Perspective Open Access
Like 0


Many organisations struggle to keep pace with public health evidence due to the volume of published literature and length of time it takes to conduct literature reviews. New technologies that help automate parts of the evidence synthesis process can help conduct reviews more quickly and efficiently to better provide up-to-date evidence for public health decision making. To date, automated approaches have seldom been used in public health due to significant barriers to their adoption. In this Perspective, we reflect on the findings of a study exploring experiences of adopting automated technologies to conduct evidence reviews within the public health sector. The study, funded by the European Centre for Disease Prevention and Control, consisted of a literature review and qualitative data collection from public health organisations and researchers in the field. We specifically focus on outlining the challenges associated with the adoption of automated approaches and potential solutions and actions that can be taken to mitigate these. We explore these in relation to actions that can be taken by tool developers (e.g. improving tool performance and transparency), public health organisations (e.g. developing staff skills, encouraging collaboration) and funding bodies/the wider research system (e.g. researchers, funding bodies, academic publishers and scholarly journals).


Article metrics loading...

Loading full text...

Full text loading...



  1. Gough D, Davies P, Jamtvedt G, Langlois E, Littell J, Lotfi T, et al. Evidence Synthesis International (ESI): position statement. Syst Rev. 2020;9(1):155.  https://doi.org/10.1186/s13643-020-01415-5  PMID: 32650823 
  2. van Altena AJ, Spijker R, Olabarriaga SD. Usage of automation tools in systematic reviews. Res Synth Methods. 2019;10(1):72-82.  https://doi.org/10.1002/jrsm.1335  PMID: 30561081 
  3. Cochrane Library. About Cochrane Reviews. [Accessed: 27 Oct 2023]. Available from: https://www.cochranelibrary.com/about/about-cochrane-reviews
  4. Scott AM, Forbes C, Clark J, Carter M, Glasziou P, Munn Z. Systematic review automation tools improve efficiency but lack of knowledge impedes their adoption: a survey. J Clin Epidemiol. 2021;138:80-94.  https://doi.org/10.1016/j.jclinepi.2021.06.030  PMID: 34242757 
  5. Arno A, Elliott J, Wallace B, Turner T, Thomas J. The views of health guideline developers on the use of automation in health evidence synthesis. Syst Rev. 2021;10(1):16.  https://doi.org/10.1186/s13643-020-01569-2  PMID: 33419479 
  6. Beller E, Clark J, Tsafnat G, Adams C, Diehl H, Lund H, et al. Making progress with the automation of systematic reviews: principles of the International Collaboration for the Automation of Systematic Reviews (ICASR). Syst Rev. 2018;7(1):77.  https://doi.org/10.1186/s13643-018-0740-7  PMID: 29778096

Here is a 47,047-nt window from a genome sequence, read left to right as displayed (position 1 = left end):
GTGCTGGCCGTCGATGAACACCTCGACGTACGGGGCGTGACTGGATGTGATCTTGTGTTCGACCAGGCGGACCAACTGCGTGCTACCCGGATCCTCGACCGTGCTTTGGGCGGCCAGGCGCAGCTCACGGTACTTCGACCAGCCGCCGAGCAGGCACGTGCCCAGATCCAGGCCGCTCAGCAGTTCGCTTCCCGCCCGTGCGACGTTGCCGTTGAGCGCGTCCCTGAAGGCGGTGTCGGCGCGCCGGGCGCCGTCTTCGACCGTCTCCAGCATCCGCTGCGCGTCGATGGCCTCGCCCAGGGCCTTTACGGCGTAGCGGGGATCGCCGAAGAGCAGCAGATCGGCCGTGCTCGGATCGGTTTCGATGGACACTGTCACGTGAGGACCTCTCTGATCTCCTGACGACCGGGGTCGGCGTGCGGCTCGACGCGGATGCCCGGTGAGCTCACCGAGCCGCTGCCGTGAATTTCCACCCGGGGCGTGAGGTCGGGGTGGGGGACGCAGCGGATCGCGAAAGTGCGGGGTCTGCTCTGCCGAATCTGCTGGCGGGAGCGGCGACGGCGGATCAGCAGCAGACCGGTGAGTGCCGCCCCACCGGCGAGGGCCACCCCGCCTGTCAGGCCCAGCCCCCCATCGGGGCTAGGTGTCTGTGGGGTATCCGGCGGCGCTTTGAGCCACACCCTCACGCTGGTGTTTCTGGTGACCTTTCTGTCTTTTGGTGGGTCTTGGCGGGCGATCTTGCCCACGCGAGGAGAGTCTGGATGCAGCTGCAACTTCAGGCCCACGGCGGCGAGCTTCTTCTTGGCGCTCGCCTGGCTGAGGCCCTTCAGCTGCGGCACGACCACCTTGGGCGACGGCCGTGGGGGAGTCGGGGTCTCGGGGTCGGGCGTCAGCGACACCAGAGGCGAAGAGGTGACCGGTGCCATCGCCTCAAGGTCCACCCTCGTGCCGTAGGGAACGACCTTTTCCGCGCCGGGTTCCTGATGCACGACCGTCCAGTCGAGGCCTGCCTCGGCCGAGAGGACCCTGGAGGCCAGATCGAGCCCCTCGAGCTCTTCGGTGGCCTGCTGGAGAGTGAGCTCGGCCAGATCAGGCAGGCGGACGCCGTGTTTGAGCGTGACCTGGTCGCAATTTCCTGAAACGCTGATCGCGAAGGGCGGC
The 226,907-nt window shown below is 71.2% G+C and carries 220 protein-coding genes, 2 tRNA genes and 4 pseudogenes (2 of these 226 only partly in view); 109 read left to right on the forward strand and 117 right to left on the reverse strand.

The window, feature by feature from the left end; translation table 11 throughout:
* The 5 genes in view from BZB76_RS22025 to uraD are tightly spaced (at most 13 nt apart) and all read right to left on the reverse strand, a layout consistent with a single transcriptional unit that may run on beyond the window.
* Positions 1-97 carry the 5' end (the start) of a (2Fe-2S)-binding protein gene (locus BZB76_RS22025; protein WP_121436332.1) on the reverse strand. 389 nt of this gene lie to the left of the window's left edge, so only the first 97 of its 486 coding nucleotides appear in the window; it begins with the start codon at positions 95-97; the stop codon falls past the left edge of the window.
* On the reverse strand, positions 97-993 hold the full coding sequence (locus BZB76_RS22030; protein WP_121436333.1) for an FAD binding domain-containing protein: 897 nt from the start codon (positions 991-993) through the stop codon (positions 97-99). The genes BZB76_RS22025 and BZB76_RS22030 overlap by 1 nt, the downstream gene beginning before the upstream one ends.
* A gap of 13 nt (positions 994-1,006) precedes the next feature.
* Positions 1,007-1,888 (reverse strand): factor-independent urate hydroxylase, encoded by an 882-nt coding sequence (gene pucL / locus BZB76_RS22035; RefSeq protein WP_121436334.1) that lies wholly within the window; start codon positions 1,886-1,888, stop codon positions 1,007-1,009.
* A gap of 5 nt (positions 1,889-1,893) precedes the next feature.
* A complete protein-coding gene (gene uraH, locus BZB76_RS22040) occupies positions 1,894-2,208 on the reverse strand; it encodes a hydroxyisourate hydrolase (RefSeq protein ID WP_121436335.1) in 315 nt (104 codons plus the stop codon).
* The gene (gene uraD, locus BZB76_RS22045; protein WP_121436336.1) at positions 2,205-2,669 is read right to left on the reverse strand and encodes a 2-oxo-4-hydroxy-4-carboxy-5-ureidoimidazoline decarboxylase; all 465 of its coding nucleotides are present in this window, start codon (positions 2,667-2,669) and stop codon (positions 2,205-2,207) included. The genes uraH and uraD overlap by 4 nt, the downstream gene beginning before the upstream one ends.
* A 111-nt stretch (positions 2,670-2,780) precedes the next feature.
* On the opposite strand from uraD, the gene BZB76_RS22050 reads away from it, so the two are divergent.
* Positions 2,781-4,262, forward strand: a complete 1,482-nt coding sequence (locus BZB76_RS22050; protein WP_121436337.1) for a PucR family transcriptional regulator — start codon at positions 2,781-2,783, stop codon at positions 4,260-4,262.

7. Khalil H, Tamara L, Rada G, Akl EA. Challenges of evidence synthesis during the 2020 COVID pandemic: a scoping review. J Clin Epidemiol. 2022;142:10-8.  https://doi.org/10.1016/j.jclinepi.2021.10.017  PMID: 34718121 
  8. Norwegian Institute of Public Health (NIPH). Aims and strategy for the implementation of machine learning in evidence synthesis in the Cluster for Reviews and Health Technology Assessments for 2021-2022. Oslo: NIPH; 2021. Available from: https://www.fhi.no/en/publ/2021/Aims-and-strategy-for-the-implementation-of-machine-learning-in-evidence-synthesis-in-the-Cluster-for-Reviews-and-Health-Technology-Assessments-for-2021-2022/
  9. European Centre for Disease Prevention and Control (ECDC). Use and impact of new technologies for evidence synthesis. Stockholm: ECDC; 2022. Available from: https://www.ecdc.europa.eu/en/publications-data/use-and-impact-new-technologies-evidence
  10. Rai A. Explainable AI: from black box to glass box. J Acad Mark Sci. 2020;48(1):137-41.  https://doi.org/10.1007/s11747-019-00710-5 
  11. Wagner G, Lukyanenko R, Paré G. Artificial intelligence and the conduct of literature reviews. J Inf Technol. 2021;37(2).  https://doi.org/http://dx.doi.org/10.1177/02683962211048201 
  12. Abdelkader W, Navarro T, Parrish R, Cotoi C, Germini F, Iorio A, et al. Machine Learning Approaches to Retrieve High-Quality, Clinically Relevant Evidence From the Biomedical Literature: Systematic Review. JMIR Med Inform. 2021;9(9):e30401.  https://doi.org/10.2196/30401  PMID: 34499041 
  13. Bashir R, Dunn AG. Software engineering principles address current problems in the systematic review ecosystem. J Clin Epidemiol. 2019;109:136-41.  https://doi.org/10.1016/j.jclinepi.2018.12.014  PMID: 30582972 
  14. Olorisade BK, Brereton P, Andras P. Reproducibility of studies on text mining for citation screening in systematic reviews: Evaluation and checklist. J Biomed Inform. 2017;73:1-13.  https://doi.org/10.1016/j.jbi.2017.07.010  PMID: 28711679 
  15. Else H. How a torrent of COVID science changed research publishing - in seven charts. Nature. 2020;588(7839):553.  https://doi.org/10.1038/d41586-020-03564-y  PMID: 33328621 

Data & Media loading...

Submit comment
Comment moderation successfully completed
This is a required field
Please enter a valid email address
Approval was a Success
Invalid data
An Error Occurred
Approval was partially successful, following selected items could not be processed due to error